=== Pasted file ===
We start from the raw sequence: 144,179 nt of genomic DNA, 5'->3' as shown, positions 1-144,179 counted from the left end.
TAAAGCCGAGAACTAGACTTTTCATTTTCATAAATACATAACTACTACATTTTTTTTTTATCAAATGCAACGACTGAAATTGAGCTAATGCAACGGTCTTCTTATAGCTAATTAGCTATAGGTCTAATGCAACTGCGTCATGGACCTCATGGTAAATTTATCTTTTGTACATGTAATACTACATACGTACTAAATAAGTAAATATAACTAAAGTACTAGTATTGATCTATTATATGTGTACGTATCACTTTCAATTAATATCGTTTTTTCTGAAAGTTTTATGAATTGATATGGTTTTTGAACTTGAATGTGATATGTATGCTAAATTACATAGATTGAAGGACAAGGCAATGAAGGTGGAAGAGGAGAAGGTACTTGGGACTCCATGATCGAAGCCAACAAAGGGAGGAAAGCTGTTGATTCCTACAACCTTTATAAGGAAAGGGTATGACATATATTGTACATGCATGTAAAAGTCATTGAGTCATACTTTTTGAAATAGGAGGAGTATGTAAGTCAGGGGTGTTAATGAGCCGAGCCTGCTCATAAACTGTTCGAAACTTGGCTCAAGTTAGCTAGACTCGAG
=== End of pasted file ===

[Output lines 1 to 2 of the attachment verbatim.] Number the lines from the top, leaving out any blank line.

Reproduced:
We start from the raw sequence: 144,179 nt of genomic DNA, 5'->3' as shown, positions 1-144,179 counted from the left end.
TAAAGCCGAGAACTAGACTTTTCATTTTCATAAATACATAACTACTACATTTTTTTTTTATCAAATGCAACGACTGAAATTGAGCTAATGCAACGGTCTTCTTATAGCTAATTAGCTATAGGTCTAATGCAACTGCGTCATGGACCTCATGGTAAATTTATCTTTTGTACATGTAATACTACATACGTACTAAATAAGTAAATATAACTAAAGTACTAGTATTGATCTATTATATGTGTACGTATCACTTTCAATTAATATCGTTTTTTCTGAAAGTTTTATGAATTGATATGGTTTTTGAACTTGAATGTGATATGTATGCTAAATTACATAGATTGAAGGACAAGGCAATGAAGGTGGAAGAGGAGAAGGTACTTGGGACTCCATGATCGAAGCCAACAAAGGGAGGAAAGCTGTTGATTCCTACAACCTTTATAAGGAAAGGGTATGACATATATTGTACATGCATGTAAAAGTCATTGAGTCATACTTTTTGAAATAGGAGGAGTATGTAAGTCAGGGGTGTTAATGAGCCGAGCCTGCTCATAAACTGTTCGAAACTTGGCTCAAGTTAGCTAGACTCGAG